I was looking at documentation of a mikvah being constructed, and it confused me. In addition to the immersion pool, this mikvah had three additional chambers. From what I have gathered, they appear to be 1) a bor hashakah, 2) a bor zeriah, and 3) a bor tachton.

If I understand correctly, the purpose of each of these chambers is the same: to provide a way for the tap water to be considered kosher for the mikvah. What I don't understand is why three different kinds are present in one mikvah.

How common is it for a modern mikvah to have all three chambers as this one did? What is the most common scenario? Is it necessary to have all three, or what is the benefit in doing so?

  • 1
    It's a three-way Chumra in case the other two methods don't work.
    – Double AA
    Oct 21, 2013 at 2:32
  • That's what I figured. Again, I'm curious if that's the norm or if this was just a "mehadrin min hamehadrin" mikvah. I'd also like to know what the problems are that make each one possibly insufficient, but perhaps that's beyond the scope of this forum.
    – Premundane
    Oct 21, 2013 at 2:37
  • 1
    – Double AA
    Oct 21, 2013 at 2:42
  • 2
    You expect all Jews to agree about something?
    – Double AA
    Oct 21, 2013 at 2:48
  • 1
    I suppose not, but I am interested in the reasoning on all sides.
    – Premundane
    Oct 21, 2013 at 2:57

1 Answer 1


In short, there are two ways to make "drawn water" (as in tap water) kosher.

  1. Hashaka - If tap water touches "kosher" water, it becomes kosher. This is a classic "side by side" construction.
  2. Zeriya - If one "plants" "non-kosher" water into "kosher" water, it becomes kosher.

The problem with these two methods is that there are some opinions which say that the kosher water doesn't stay kosher forever (it doesn't become kosher, it just is considered attached to the main bucket). Therefore, if the "kosher" water looses it's status, the mikva becomes Pasul.

Since the water is side by side, the water mixes, causing sooner or later the rain-water reservoir to loose its rain water. According to some, the Mikva then becomes pasul.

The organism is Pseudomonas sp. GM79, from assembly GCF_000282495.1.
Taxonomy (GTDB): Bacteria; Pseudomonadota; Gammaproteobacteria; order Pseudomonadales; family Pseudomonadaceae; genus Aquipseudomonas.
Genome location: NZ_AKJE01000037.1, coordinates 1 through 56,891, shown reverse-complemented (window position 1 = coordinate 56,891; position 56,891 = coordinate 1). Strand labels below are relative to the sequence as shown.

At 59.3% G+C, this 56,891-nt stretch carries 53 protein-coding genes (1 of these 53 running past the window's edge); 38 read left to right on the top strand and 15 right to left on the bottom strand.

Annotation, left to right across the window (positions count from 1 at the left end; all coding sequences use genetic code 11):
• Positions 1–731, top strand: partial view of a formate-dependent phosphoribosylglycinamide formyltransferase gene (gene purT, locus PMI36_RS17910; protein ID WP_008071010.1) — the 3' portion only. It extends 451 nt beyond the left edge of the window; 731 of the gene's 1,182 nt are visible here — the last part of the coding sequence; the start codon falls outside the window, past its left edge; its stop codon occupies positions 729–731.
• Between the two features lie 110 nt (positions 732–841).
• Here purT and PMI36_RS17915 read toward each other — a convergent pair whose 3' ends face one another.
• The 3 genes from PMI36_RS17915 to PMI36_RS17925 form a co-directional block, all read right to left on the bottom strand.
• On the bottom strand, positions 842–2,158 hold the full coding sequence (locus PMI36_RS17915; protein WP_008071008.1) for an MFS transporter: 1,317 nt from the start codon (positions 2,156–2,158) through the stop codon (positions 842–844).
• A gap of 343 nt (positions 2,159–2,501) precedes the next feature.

The advantage of the "Bor Al Gabey Bor" is that since the bottom water (the rainwater reservoir) is cold (there is no heater there) and the top water is hot, the waters don't mix. In such a setup, the Mikva stays kosher for much longer.

Some don't approve of this construction, however, since there was one opinion (The Divrei Chaim of Zanz) who said that one cannot connect a not-kosher mikva to a kosher one through a "pipe" - in other words - any change in elevation. To allow people who worry about this Chumra, they build the other two "boros".

For more information, see http://chabadlibrary.org/books/chasidim/mkvh/7.htm

  • Does the temperature difference really prevent any mixing?
    – Double AA
    Oct 21, 2013 at 3:07
  • @DoubleAA There's the famous Igros Moshe who says that Halachically, all two liquids touching are considered mixed. However, there is a Teshuvos VeHanhagos who says that there was an experiment and it showed that it doesn't, and he answered that it doesn't matter. Oct 21, 2013 at 3:10
  • I think he said that the experiment involved colored water in the bottom bor. He answered that maybe the ink doesn't mix but the water does. Oct 21, 2013 at 3:11
  • How else are we supposed to determine how much the water mixes (whether to a bor batzad or a bor tachton) except via experimentation?
    – Double AA
    Oct 21, 2013 at 3:13
  • @DoubleAA IM derives it from the Gemara. Oct 21, 2013 at 3:20

You must log in to answer this question.

Not the answer you're looking for? Browse other questions tagged .